It wouldn’t be cheap — and it would shift the gender makeup of the workforce
From Italy to India, the basic annual income is back in the news. Around the world, eight jurisdictions — including Kenya, Finland, the Netherlands, Uganda and California — are conducting experiments providing regular payments to cover basic living costs, regardless of recipients’ economic situations.
With welfare programs consuming billions of tax dollars without eliminating poverty, and with robots poised to seize more jobs and make more people redundant, governments are seizing the moment and launching test runs of different types of guaranteed annual income (GAI) programs.
Add Ontario to the list. This month, the provincial government will unveil a basic income pilot project. “It’s a rare opportunity to make some real change,” said Housing Minister Chris Ballard, one of two ministers leading the initiative. “There has been so much talk, so much written. A little bit of study here, a little bit of study there. A lot of theory. We’re going to have an opportunity to do a rock-solid pilot that is either going to prove or disprove it.”
The concept of a guaranteed annual income finds favour on both the left and the right, attracting political bedfellows as strange as U.S. Senator (and former presidential aspirant) Bernie Sanders, the late civil rights champion Martin Luther King, neoclassical economist Milton Friedman and conservative social policy writer Charles Murray. “Unconditional cash transfers,” the Toronto Star reports, “are even touted as an antidote to the rise of alt-right populism that fueled the U.K.’s Brexit and the election of Donald Trump.”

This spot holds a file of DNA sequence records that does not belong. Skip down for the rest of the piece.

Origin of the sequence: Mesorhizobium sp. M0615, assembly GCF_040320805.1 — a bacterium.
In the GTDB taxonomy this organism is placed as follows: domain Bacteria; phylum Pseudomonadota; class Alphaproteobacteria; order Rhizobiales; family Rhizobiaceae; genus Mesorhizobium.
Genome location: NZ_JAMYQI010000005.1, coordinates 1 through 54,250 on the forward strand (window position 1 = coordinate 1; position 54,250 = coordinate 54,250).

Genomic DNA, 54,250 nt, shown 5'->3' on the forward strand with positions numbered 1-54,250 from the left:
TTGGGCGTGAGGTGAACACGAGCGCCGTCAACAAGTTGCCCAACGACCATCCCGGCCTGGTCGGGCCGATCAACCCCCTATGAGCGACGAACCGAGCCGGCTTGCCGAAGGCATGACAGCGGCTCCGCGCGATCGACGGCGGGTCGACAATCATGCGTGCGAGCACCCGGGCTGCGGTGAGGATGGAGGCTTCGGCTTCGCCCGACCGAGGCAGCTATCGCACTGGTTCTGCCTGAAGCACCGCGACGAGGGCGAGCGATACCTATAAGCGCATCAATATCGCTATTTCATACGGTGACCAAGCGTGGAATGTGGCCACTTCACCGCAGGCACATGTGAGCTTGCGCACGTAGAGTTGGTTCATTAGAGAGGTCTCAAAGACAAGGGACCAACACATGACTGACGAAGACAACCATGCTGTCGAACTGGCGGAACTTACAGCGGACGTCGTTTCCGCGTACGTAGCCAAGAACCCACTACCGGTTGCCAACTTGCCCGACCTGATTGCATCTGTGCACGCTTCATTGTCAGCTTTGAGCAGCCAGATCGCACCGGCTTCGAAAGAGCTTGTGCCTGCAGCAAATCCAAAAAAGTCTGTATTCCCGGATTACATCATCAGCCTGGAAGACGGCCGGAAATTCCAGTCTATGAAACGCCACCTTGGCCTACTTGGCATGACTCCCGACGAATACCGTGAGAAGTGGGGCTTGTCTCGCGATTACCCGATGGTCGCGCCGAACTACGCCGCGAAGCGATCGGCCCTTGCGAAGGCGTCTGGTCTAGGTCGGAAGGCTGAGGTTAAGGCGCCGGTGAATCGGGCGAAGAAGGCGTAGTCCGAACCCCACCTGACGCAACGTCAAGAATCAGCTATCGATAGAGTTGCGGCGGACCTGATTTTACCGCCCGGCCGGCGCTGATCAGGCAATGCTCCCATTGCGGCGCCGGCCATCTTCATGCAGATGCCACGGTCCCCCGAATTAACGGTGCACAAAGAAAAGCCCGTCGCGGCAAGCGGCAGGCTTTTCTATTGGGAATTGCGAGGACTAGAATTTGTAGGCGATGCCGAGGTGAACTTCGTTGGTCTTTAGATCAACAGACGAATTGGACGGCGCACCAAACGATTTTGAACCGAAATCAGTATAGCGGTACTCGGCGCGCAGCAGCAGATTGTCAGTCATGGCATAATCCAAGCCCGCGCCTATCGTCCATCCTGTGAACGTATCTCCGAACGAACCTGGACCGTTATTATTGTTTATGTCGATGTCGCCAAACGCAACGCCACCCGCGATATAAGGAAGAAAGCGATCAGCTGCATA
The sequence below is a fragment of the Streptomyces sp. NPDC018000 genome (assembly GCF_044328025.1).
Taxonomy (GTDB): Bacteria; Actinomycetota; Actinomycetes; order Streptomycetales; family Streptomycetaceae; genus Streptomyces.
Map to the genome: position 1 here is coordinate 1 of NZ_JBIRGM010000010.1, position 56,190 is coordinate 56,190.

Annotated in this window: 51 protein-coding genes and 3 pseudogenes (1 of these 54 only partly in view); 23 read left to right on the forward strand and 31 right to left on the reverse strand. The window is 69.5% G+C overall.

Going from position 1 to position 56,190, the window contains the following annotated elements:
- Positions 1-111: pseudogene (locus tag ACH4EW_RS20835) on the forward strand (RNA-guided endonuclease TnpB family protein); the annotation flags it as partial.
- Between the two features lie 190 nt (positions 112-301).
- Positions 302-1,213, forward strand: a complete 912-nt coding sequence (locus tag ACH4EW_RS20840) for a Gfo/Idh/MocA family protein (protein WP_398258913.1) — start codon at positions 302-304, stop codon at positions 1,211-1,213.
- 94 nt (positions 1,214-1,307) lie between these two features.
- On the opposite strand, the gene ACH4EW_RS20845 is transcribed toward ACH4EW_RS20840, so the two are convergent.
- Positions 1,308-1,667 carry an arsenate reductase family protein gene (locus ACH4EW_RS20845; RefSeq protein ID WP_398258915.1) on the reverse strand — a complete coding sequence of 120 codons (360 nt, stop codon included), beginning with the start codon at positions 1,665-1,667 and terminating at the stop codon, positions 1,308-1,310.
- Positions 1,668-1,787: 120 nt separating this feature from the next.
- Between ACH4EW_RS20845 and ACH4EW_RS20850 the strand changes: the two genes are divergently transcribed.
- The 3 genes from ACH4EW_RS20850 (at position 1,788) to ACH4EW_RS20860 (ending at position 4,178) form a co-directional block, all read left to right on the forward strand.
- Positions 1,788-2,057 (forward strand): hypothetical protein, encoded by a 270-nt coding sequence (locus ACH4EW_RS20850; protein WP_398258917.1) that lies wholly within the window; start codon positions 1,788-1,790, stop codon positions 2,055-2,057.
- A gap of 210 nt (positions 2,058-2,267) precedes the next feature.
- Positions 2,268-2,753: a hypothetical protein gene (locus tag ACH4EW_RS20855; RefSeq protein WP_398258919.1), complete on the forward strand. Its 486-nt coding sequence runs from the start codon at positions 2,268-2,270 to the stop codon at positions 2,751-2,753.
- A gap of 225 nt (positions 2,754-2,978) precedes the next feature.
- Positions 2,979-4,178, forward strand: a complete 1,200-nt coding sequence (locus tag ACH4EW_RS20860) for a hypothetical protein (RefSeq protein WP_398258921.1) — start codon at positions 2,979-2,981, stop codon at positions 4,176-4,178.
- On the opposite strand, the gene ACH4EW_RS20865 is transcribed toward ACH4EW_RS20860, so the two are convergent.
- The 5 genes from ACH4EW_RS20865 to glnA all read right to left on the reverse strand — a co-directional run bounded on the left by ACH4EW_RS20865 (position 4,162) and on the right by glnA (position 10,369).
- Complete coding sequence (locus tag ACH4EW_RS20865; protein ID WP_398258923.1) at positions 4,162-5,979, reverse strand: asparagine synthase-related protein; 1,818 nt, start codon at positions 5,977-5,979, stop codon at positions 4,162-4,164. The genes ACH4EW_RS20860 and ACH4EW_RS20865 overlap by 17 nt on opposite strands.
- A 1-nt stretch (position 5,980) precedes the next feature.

But as with any policy shift, there would be unintended consequences stemming from a guaranteed annual income — and they might not be the ones that first come to mind. Indeed, the real effects of a basic income might be felt less in terms of the work ethic than in family dynamics. And that could pose a serious paradox for some anti-poverty activists — particularly feminists.
A basic income causes people to “work differently, not necessarily less,” according to researchers at the Mowat Center, a think tank attached to the University of Toronto that studied previous experiments in Canada and the United States. “Among married women receiving a basic income … annual hours worked decreased by as much as 28 per cent. For married men, the reduction was as high as 8 per cent. On the other hand, the Manitoba experiment revealed reductions as small as 3 per cent and 1 per cent respectively.”
Another study conducted at Queen’s University found a similar trend in American experiments: Studies showed a reduction of hours worked by single, female heads of households of between 7 and 30 per cent.
Read the full article on iPolitics.